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Blood For Kids: Types, Components, And Facts

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IN THIS ARTICLE

Why Is Blood Important?

Blood helps our body stay healthy by carrying oxygen and nutrients to our organs. The sight of blood can scare anyone, but we cannot live without blood.  Human blood performs a lot of functions. It helps us fight infections and transports hormones and nutrients around the body. It also carries waste materials to the lungs, kidneys, and digestive system to be removed from the body.

What is the importance of blood in our body? What are the various components of blood? And how does blood move inside our body? Read this post to unravel some interesting facts about blood.

What Is Blood?

Blood is a connective tissue made up of different cells, each performing a specific job (1). Blood is made up of four major components — plasma, red blood cells, white blood cells, and platelets. The yellowish liquid part of blood is called plasma, which makes up more than half of your blood. Plasma contains water, proteins, and salts. The solid part of the blood contains different cells, including red blood cells, white blood cells, and platelets (2).

Types of Blood Groups

There are eight types of blood — A+, A-, B+, B-, AB+, AB-, O+, and O-. The classification of blood types is based on the presence, absence, or combination of specific antigens in our red blood cells. If you have A antigen, your blood type is A. If you have a B antigen, your blood type is B. If you have both antigens, your blood type is AB. If you have neither A nor B antigen, your blood type is O. Blood groups are genetically inherited from parents.

Knowing your blood type can help save your life in extreme situations. The blood can be Rh-positive or Rh-negative, depending on the presence and absence of the Rh protein, respectively. Some people may have a B-positive blood type, while others may have B-negative(2).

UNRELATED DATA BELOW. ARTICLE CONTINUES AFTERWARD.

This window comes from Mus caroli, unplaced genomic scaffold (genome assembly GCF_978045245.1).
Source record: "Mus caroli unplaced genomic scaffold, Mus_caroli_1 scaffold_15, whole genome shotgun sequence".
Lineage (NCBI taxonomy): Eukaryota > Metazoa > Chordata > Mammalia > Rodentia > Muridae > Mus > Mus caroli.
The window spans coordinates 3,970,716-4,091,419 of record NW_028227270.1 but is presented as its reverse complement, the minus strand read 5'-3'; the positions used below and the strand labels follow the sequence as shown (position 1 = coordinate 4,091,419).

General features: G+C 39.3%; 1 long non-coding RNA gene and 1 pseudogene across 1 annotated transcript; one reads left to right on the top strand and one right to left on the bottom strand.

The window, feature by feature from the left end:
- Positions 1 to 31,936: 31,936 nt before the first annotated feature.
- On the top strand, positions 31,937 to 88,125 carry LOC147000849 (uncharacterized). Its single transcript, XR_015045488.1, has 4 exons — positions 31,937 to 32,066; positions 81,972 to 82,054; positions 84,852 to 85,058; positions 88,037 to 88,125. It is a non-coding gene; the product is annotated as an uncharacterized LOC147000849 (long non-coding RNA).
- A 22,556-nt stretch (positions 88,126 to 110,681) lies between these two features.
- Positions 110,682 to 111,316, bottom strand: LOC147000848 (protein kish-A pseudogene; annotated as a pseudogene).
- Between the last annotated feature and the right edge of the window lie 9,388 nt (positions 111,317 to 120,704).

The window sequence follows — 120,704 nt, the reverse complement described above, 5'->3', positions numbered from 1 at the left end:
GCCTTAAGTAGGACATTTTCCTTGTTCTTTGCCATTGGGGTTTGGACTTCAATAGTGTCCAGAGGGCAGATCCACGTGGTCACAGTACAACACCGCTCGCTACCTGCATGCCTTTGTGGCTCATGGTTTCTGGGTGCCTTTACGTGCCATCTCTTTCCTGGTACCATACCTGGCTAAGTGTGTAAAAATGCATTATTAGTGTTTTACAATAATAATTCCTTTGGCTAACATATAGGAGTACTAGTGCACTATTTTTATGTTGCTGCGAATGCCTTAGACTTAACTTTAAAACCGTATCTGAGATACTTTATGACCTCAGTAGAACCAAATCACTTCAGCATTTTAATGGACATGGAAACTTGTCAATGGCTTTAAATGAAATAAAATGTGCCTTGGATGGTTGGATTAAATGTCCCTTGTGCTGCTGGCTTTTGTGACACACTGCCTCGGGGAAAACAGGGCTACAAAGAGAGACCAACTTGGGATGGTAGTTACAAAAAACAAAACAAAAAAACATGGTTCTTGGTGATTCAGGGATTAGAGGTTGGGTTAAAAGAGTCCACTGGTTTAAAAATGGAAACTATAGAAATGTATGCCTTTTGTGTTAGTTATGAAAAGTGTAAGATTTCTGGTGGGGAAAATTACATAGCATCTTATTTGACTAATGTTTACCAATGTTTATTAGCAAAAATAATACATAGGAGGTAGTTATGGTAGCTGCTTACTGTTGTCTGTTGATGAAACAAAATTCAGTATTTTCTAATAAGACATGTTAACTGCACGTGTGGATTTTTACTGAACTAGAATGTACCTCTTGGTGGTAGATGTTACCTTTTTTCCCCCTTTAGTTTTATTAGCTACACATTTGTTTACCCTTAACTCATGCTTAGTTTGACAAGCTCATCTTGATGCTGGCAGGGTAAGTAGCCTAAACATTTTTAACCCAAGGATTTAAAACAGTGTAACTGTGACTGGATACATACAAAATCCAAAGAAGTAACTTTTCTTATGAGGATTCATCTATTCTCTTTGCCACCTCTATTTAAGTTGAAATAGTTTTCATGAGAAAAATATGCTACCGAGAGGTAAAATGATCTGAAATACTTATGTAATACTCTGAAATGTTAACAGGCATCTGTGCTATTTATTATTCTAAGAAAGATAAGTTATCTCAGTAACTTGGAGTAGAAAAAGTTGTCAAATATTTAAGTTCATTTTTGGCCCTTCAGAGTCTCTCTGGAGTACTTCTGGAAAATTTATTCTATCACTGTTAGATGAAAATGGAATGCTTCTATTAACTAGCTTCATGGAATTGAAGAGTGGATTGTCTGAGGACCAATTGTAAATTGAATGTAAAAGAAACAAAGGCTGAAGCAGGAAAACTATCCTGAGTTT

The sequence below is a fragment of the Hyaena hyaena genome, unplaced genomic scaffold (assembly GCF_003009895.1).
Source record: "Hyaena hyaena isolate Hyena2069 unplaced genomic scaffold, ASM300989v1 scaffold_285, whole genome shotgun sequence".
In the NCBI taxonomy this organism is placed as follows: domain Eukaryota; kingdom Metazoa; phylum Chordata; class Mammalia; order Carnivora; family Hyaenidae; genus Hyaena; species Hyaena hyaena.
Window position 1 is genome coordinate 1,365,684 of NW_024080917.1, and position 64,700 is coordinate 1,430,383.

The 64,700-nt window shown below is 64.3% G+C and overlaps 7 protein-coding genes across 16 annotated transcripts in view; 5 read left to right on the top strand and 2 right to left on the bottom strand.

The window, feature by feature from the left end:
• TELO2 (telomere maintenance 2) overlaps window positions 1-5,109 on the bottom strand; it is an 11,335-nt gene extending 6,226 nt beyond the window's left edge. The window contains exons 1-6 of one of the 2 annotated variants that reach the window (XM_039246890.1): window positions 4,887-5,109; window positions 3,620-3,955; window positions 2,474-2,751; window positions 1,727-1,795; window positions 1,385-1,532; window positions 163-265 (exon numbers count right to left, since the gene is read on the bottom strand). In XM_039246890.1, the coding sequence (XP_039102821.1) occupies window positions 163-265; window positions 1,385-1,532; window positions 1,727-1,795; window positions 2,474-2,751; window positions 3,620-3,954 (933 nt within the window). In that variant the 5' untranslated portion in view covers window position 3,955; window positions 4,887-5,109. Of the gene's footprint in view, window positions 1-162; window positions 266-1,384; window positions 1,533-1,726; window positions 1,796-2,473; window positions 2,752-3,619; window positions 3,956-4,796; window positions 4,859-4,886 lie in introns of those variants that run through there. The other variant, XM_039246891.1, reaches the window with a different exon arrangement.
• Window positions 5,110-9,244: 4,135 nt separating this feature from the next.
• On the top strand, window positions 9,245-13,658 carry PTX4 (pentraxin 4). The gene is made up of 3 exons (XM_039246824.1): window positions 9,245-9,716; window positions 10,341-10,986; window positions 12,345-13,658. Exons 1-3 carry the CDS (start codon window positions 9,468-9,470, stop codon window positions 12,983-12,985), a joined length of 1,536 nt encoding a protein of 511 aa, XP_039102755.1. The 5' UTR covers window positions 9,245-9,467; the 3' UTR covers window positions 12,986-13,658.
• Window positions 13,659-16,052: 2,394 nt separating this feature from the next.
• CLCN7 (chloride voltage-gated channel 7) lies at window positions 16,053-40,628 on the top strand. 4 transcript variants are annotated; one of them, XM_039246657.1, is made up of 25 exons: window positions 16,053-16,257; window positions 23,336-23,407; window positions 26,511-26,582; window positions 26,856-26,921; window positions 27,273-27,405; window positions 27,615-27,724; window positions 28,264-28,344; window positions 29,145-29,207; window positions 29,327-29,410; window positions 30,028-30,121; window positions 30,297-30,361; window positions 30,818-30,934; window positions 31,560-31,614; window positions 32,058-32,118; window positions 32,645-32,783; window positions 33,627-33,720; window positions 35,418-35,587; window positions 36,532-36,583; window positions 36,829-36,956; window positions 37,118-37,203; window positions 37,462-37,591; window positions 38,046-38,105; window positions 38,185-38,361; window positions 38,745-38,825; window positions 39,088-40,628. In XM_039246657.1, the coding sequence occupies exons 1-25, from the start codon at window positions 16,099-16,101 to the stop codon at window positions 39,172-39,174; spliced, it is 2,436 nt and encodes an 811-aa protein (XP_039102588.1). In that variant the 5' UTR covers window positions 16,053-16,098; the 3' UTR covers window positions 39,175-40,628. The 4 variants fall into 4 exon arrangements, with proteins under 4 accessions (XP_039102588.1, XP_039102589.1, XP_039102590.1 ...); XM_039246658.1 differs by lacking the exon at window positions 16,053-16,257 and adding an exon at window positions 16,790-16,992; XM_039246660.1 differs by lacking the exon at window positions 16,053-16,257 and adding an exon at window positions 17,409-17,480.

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What Does Blood Do?

Now that we have discussed the types of blood, we will now look into the various functions of blood. The three major functions of blood in our body are transportation, protection, and regulation. Let us discuss the three functions in detail (3).

  • Transportation: The primary function of blood is to carry oxygen from the lungs to the cells and deliver carbon dioxide to the lungs. Blood carries nutrients, electrolytes, hormones, and waste products around the body.
  • Defense: White blood cells protect us against pathogens and foreign bodies. They help the blood to clot after an injury, preventing blood loss and healing damaged tissues.
  • Regulation/Maintenance of homeostasis: Blood plays a vital role in maintaining our body temperature. The increased blood flow near our skin helps in the loss of heat from the body. Blood also helps maintain the acid-alkali (base) balance in the body.

Types Of Blood Cells

Blood is made up of red blood cells, white blood cells, platelets, and a yellowish fluid called plasma. Red blood cells carry oxygen from the lungs to all parts of the body. White blood cells help your body fight germs. Platelets are tiny cells that help the blood clot to stop cuts and wounds from bleeding. Plasma carries nutrients, proteins, and hormones to different parts of the body. Let us understand RBCs, WBCs, and platelets in detail ((1),(2),(3),(4)).

  1. Red blood cells (RBCs): Red blood cells play an important role in carrying oxygen around the body. Each of the red blood cells contains an iron-rich protein called hemoglobin. Why is blood red? You may ask. Well, hemoglobin binds to oxygen and carries oxygen from the lungs to all parts of the body. This reaction with oxygen and makes the blood red. Also known as erythrocytes, these cells account for 40 to 45% of blood volume. Each hour, approximately four to five billion RBCs are produced in the bone marrow. RBCs develop in the bone marrow and circulate in the body for around 120 days.
  1. White blood cells (WBCs): Also known as leukocytes, WBCs are an important part of our immune system. WBCs help us in maintaining our health and protect us from diseases and infections. They produce antibodies to fight bacteria, viruses, and other foreign bodies. When the human body fights an infection, it generates WBCs in greater numbers! There are five types of WBCs, namely neutrophils, lymphocytes, eosinophils, monocytes, and basophils, which are a part of the immune system. Some WBCs may have a life cycle of a day, while others may last longer.
  1. Platelets:Platelets or thrombocytes are small oval-shaped sticky cells. They help form blood clots to limit bleeding when your skin is cut or when you get injured. Platelets gather and seal the injured area. They are produced in the bone marrow and last for around six to 12 days.

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Components Of Blood

Blood is made of about 20% solid and 80% liquid (water) (1). Apart from the RBCs, WBCs, and platelets, the other components of blood include (5):

  • Plasma in which red and white blood cells are suspended
  • Fat globules
  • Carbohydrates, proteins, and hormones